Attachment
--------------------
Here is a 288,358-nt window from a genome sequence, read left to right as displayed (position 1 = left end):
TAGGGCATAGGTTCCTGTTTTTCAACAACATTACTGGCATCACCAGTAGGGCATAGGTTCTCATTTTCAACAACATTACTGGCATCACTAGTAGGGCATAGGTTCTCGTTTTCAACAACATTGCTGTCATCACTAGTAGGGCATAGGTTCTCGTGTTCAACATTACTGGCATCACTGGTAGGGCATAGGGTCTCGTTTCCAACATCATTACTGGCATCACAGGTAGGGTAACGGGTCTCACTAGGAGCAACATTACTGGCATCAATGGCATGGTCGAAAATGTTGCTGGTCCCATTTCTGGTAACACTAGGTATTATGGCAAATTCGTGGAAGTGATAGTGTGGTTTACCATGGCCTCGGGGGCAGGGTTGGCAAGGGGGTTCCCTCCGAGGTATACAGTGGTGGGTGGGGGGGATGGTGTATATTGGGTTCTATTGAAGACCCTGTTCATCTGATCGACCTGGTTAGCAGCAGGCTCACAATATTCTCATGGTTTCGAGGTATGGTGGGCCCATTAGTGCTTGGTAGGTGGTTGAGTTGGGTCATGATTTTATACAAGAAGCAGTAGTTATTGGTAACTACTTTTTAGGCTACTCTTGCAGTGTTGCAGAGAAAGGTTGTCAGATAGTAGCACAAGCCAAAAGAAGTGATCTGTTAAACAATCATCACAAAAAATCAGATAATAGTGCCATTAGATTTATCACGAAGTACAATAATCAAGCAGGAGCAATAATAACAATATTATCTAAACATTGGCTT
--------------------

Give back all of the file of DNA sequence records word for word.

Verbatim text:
Here is a 288,358-nt window from a genome sequence, read left to right as displayed (position 1 = left end):
TAGGGCATAGGTTCCTGTTTTTCAACAACATTACTGGCATCACCAGTAGGGCATAGGTTCTCATTTTCAACAACATTACTGGCATCACTAGTAGGGCATAGGTTCTCGTTTTCAACAACATTGCTGTCATCACTAGTAGGGCATAGGTTCTCGTGTTCAACATTACTGGCATCACTGGTAGGGCATAGGGTCTCGTTTCCAACATCATTACTGGCATCACAGGTAGGGTAACGGGTCTCACTAGGAGCAACATTACTGGCATCAATGGCATGGTCGAAAATGTTGCTGGTCCCATTTCTGGTAACACTAGGTATTATGGCAAATTCGTGGAAGTGATAGTGTGGTTTACCATGGCCTCGGGGGCAGGGTTGGCAAGGGGGTTCCCTCCGAGGTATACAGTGGTGGGTGGGGGGGATGGTGTATATTGGGTTCTATTGAAGACCCTGTTCATCTGATCGACCTGGTTAGCAGCAGGCTCACAATATTCTCATGGTTTCGAGGTATGGTGGGCCCATTAGTGCTTGGTAGGTGGTTGAGTTGGGTCATGATTTTATACAAGAAGCAGTAGTTATTGGTAACTACTTTTTAGGCTACTCTTGCAGTGTTGCAGAGAAAGGTTGTCAGATAGTAGCACAAGCCAAAAGAAGTGATCTGTTAAACAATCATCACAAAAAATCAGATAATAGTGCCATTAGATTTATCACGAAGTACAATAATCAAGCAGGAGCAATAATAACAATATTATCTAAACATTGGCTT